32     The District Judge appeared to have accepted the respondent’s submission in this regard. He held that the Second Transfer was “neither here nor there”[note: 2] and that it could not be inferred from this transfer that the movement of monies was without Mdm Chung’s authorisation or in breach of trust. This might well be true in one sense, but with respect, it reflected an erroneous approach because the District Judge was in effect placing the burden on the Prosecution to adduce further evidence of the respondent’s wrongdoing. The question before the District Judge was not whether the respondent was guilty of a charge of criminal breach of trust. The issue at hand was whether to extend bail to the respondent with regard to the usual considerations of bail (see the discussion at [44]–[46] below) and the District Judge erred because he should have directed his mind to the question of whether the respondent had discharged his burden of proof. Nowhere in the reasoning of the District Judge was it evident what he made of the concerns raised by the Prosecution arising from the transfer of funds that:

(a)     it suggested that the respondent was a flight risk; and

(b)     the respondent had not been candid or forthcoming in disclosing matters pertaining to an issue that had specifically been raised during the proceedings.

33     In my judgment, there was no evidence before the District Judge to warrant his arriving at the conclusion that the respondent’s burden of proof had been discharged. Indeed, in my judgment the District Judge arrived at the conclusion he did because he erroneously placed the burden of proof on the Prosecution.

34     There was also a second error. The District Judge seemed to have placed little weight on the admitted fact that the bail money would not be that of the Singaporean sureties but would have been channelled to the sureties from the respondent’s parents who resided in China. It appears that the District Judge considered this fact to be merely an administrative detail that was not relevant to his assessment of whether to grant bail and he was content to leave it to the bail centre to assess the suitability of the sureties. The authorities cited in the following paragraphs demonstrate that the District Judge erred in this respect because the source of bail monies has an important effect on the “pull of bail”, a concept that stands at the heart of the concept of bail.

35     In Public Prosecutor v Ram Ghanshamdas Mahtani and another action [2003] 1 SLR(R) 517 at [9], Yong CJ agreed with and adopted the following observations of Lord Widgery CJ in R v Southhampton Justices, ex parte Corker (1976) 120 SJ 214:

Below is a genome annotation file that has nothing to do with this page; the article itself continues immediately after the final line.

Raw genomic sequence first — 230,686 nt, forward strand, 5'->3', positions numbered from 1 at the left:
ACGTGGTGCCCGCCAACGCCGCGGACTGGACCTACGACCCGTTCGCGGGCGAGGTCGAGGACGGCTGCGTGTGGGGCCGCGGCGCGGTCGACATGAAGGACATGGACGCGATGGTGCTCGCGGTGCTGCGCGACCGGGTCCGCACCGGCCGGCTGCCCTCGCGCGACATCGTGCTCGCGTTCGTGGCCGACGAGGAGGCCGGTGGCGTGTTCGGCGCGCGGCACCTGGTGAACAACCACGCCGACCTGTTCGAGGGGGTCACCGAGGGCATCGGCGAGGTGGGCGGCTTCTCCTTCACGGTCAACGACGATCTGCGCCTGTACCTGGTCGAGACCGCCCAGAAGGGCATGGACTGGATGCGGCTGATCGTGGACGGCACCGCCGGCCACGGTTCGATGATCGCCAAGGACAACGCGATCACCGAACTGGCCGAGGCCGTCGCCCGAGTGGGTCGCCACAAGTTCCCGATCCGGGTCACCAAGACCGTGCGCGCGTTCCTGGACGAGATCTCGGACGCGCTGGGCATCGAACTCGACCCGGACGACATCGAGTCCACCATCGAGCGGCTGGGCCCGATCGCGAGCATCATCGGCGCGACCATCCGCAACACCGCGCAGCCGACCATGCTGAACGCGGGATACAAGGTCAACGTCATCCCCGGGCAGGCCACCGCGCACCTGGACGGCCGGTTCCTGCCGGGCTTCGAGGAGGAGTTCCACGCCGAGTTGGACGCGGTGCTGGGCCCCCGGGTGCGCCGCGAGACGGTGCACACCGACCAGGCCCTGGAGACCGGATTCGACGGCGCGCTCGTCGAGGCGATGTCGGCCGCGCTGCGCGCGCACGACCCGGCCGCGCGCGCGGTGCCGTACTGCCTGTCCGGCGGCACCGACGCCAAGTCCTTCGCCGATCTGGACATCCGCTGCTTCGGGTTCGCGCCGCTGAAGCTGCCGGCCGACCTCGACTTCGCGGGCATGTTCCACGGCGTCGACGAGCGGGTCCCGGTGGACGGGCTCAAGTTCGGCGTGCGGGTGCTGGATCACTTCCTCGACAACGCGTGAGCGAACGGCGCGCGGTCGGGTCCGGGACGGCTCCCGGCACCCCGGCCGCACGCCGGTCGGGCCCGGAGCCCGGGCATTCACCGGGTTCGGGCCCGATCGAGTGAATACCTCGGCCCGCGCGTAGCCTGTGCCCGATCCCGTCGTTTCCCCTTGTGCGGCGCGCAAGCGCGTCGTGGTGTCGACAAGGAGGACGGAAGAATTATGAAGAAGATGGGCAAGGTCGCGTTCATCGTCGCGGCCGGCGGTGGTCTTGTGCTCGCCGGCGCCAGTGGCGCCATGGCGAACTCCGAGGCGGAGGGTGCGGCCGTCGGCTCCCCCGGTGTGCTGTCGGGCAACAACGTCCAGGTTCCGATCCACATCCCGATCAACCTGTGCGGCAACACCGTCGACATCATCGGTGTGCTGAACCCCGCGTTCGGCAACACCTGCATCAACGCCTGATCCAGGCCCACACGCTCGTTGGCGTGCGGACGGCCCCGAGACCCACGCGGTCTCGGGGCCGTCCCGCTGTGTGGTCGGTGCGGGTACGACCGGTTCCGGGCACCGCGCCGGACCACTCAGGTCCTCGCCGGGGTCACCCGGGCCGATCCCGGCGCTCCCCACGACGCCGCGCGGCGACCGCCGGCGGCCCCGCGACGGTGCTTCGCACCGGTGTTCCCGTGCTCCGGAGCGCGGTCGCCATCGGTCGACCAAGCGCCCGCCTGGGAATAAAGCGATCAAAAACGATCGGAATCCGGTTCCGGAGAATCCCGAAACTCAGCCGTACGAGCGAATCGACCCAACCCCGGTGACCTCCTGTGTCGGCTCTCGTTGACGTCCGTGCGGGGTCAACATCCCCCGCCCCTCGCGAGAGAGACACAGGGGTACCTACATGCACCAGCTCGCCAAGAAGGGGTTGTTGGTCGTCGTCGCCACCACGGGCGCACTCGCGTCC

… The real pull of bail, the real effective force that it exerts, is that it may cause the offender to attend his trial rather than subject his nearest and dearest who has gone surety for him to undue pain and discomfort. …

36     The pull of bail was also considered and explained as follows by the English Court of Appeal in Herman v Jeuchner (1885) 15 QBD 561 (“Herman”) at 563:

… In the present case the defendant required the plaintiff to deposit 49l for the space of two years, and in consideration of the plaintiff so doing the defendant promised the plaintiff to become a surety for him: the plaintiff on his part undertook to deposit the 49l. That is the substance of the contract; is it illegal? To my mind it is illegal, because it takes away the protection which the law affords for securing the good behaviour of the plaintiff. When a man is ordered to find bail, and a surety becomes responsible for him, the surety is bound at his peril to see that his principal obeys the order of the Court: at least, this is the rule in the criminal law; but if money to the amount for which the surety is bound is deposited with him as an indemnity against any loss which he may sustain by reason of his principal’s conduct, the surety has no interest in taking care that the condition of the recognisance is performed. Therefore the contract between the plaintiff and defendant is tainted with illegality.

[emphasis added]

37     The Prosecution also tendered two other authorities, namely, Consolidated Exploration and Finance Co v Musgrave [1900] 1 Ch 37 (“Consolidated Exploration”) and Rex v Porter [1910] 1 KB 369 (“Porter”), in support of its submission that an agreement to indemnify a surety for bail liabilities would be contrary to public policy. InConsolidated Exploration, the plaintiff company transferred shares to the second defendant, Musgrave, as consideration for the latter’s promise to stand as surety for two individuals facing criminal charges. The plaintiff sought the return of the shares while Musgrave claimed that he was entitled to the shares since one of the individuals facing criminal charges had absconded. North J held that the security for bail was illegal and void, reasoning (at 42) that: